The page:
Rating is available when the video has been rented.
This feature is not available right now. Please try again later.
Published on Apr 13, 2018
The interpreter's English translation provided during this interview is potentially incomplete and/or inaccurate. If you are not fluent in Tibetan, please refer to the interview transcript for the complete and correct English translation. Read the interview transcript in English at http://tibetoralhistory.org/Interview...
** This interview about life in Tibet was conducted by the Tibet Oral History Project. This non-profit organization aims to preserve the history and culture of the Tibetan people by interviewing elderly Tibetan refugees about life in Tibet before and after the Chinese invasion. Learn more at http://www.TibetOralHistory.org.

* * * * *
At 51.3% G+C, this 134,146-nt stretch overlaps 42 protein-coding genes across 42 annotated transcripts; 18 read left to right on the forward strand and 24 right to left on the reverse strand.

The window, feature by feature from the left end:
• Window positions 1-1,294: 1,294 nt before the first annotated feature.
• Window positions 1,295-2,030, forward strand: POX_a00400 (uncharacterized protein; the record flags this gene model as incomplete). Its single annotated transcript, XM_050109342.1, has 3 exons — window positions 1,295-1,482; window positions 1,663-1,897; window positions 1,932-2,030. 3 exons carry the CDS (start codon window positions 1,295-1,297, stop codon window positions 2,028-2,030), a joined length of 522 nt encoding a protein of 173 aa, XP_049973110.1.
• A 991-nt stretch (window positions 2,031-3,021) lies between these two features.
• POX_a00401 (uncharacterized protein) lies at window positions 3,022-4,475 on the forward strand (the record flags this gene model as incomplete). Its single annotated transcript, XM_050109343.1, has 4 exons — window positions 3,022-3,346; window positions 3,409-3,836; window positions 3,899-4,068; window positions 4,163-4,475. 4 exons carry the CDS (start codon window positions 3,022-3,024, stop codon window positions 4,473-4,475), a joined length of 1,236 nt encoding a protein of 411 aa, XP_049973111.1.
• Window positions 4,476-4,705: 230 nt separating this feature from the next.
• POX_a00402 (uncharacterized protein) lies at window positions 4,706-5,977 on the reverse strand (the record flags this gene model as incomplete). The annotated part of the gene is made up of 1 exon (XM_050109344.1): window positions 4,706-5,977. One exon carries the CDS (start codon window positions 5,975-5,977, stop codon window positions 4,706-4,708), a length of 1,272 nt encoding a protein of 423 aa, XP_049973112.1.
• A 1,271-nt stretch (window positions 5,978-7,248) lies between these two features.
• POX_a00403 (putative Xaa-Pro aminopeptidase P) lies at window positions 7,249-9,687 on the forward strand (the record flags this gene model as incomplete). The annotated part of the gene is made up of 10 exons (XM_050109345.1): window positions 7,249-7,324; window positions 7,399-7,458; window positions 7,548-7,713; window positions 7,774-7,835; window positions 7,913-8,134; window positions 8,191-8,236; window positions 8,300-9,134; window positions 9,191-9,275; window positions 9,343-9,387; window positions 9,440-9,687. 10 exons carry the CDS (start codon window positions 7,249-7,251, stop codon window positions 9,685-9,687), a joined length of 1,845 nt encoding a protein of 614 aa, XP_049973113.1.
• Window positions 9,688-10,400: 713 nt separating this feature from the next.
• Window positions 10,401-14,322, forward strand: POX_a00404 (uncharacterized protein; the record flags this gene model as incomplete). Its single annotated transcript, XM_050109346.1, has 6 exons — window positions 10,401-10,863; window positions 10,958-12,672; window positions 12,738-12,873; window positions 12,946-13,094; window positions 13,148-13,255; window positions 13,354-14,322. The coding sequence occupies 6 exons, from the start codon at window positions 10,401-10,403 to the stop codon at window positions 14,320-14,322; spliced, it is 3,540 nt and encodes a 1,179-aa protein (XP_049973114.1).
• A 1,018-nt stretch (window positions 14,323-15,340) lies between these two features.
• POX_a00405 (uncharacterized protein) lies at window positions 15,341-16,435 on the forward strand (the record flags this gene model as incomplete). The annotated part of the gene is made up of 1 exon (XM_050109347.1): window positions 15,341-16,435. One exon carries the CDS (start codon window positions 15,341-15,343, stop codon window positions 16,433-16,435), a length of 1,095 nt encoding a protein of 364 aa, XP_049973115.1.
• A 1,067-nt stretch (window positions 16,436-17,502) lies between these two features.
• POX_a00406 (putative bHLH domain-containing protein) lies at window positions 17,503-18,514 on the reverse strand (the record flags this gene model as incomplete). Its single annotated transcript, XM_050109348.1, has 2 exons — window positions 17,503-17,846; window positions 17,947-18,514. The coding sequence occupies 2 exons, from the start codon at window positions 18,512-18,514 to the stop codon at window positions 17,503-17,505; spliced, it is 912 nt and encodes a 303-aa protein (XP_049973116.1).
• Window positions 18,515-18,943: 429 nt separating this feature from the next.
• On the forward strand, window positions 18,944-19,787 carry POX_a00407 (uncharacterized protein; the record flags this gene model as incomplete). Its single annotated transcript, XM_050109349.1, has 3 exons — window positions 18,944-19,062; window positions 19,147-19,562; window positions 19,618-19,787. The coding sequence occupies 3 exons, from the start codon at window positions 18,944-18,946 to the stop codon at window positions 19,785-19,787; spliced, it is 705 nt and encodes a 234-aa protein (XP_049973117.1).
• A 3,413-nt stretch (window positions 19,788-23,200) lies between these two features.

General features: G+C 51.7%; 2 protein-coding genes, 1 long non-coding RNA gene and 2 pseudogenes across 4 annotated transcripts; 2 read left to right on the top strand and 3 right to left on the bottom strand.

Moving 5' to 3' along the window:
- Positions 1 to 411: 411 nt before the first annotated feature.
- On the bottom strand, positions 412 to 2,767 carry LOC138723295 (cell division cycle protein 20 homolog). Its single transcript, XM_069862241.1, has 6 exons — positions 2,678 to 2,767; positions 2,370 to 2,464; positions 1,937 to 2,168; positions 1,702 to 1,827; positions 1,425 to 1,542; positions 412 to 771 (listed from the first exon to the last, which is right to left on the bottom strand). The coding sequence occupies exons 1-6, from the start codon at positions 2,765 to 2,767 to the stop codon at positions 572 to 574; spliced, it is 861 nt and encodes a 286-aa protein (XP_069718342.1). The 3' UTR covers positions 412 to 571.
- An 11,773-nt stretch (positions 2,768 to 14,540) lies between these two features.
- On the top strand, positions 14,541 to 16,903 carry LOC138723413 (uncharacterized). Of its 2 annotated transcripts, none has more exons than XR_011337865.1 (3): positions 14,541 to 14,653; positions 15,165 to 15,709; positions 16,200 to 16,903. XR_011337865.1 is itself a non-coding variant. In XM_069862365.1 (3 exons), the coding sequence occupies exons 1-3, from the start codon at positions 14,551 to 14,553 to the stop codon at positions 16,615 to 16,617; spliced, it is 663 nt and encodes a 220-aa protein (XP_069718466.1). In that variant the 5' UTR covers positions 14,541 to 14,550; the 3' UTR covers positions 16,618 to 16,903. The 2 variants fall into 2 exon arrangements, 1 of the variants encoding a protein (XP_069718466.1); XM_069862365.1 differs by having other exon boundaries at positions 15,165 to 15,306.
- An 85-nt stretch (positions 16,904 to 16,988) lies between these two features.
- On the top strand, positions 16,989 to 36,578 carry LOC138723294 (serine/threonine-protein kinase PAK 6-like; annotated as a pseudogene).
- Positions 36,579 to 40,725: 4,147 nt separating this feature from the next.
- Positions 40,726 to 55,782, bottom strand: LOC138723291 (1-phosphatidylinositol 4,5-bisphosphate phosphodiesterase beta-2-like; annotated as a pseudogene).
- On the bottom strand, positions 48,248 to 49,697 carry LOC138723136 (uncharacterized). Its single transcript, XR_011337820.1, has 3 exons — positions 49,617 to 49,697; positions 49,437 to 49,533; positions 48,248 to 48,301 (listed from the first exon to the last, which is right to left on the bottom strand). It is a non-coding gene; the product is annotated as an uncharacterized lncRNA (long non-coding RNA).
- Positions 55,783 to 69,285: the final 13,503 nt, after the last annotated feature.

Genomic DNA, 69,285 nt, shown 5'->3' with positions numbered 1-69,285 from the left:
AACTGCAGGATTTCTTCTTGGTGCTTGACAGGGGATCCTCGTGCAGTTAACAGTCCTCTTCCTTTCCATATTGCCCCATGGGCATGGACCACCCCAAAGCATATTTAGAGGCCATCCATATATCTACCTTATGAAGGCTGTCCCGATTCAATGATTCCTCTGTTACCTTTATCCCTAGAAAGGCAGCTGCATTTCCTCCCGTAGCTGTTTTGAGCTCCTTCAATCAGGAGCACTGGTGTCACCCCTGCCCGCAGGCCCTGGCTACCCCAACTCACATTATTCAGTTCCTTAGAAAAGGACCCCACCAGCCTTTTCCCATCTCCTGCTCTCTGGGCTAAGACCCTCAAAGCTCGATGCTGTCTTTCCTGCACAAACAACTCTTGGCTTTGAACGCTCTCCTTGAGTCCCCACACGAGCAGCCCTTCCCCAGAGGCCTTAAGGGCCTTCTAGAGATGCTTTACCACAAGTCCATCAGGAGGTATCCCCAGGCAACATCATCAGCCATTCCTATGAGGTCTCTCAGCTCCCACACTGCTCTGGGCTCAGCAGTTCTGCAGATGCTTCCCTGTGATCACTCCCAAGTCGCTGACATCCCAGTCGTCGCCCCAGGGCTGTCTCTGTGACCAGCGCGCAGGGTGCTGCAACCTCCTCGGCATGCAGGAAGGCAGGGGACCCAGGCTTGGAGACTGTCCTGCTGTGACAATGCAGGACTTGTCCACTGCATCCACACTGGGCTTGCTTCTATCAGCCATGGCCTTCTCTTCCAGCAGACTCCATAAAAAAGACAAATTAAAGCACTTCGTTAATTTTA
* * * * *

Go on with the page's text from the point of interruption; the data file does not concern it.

** Interview Summary: Chungla was born in 1934 in Dhonga near Sakya in Utsang Province. She had a large family and her father was the leader of the 100 families in the village. She was given away in marriage at the age of 18 to a man she had never met in a nearby village. Chungla was given new sets of clothing and she describes the headdresses the bride would receive from both her family and the groom’s family. Chungla’s in-laws grew peas, barley and mustard. She explains the process of extracting oil from the mustard seeds, which was used for both cooking and skincare. Despite being a wealthy family, there were no servants and the family members did all of the farm work themselves. They also wove and dyed their own cloth for making clothing. Chungla’s husband’s family feared being captured by the Chinese. Only half of them managed to flee while the other half never made it out of Tibet.